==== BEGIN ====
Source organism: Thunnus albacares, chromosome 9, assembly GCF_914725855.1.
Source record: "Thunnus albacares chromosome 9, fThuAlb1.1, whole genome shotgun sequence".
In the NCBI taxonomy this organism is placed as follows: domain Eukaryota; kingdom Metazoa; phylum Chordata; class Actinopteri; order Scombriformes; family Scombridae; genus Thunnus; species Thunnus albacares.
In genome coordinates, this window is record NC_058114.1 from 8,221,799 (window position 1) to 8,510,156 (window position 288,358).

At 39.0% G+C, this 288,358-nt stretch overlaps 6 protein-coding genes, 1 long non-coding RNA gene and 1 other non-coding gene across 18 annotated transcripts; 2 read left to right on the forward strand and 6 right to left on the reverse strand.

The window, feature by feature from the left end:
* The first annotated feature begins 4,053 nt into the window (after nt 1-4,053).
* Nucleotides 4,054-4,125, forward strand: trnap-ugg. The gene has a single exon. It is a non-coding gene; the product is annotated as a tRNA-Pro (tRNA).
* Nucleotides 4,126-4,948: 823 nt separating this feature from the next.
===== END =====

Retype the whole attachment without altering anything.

Source organism: Thunnus albacares, chromosome 9, assembly GCF_914725855.1.
Source record: "Thunnus albacares chromosome 9, fThuAlb1.1, whole genome shotgun sequence".
In the NCBI taxonomy this organism is placed as follows: domain Eukaryota; kingdom Metazoa; phylum Chordata; class Actinopteri; order Scombriformes; family Scombridae; genus Thunnus; species Thunnus albacares.
In genome coordinates, this window is record NC_058114.1 from 8,221,799 (window position 1) to 8,510,156 (window position 288,358).

At 39.0% G+C, this 288,358-nt stretch overlaps 6 protein-coding genes, 1 long non-coding RNA gene and 1 other non-coding gene across 18 annotated transcripts; 2 read left to right on the forward strand and 6 right to left on the reverse strand.

The window, feature by feature from the left end:
* The first annotated feature begins 4,053 nt into the window (after nt 1-4,053).
* Nucleotides 4,054-4,125, forward strand: trnap-ugg. The gene has a single exon. It is a non-coding gene; the product is annotated as a tRNA-Pro (tRNA).
* Nucleotides 4,126-4,948: 823 nt separating this feature from the next.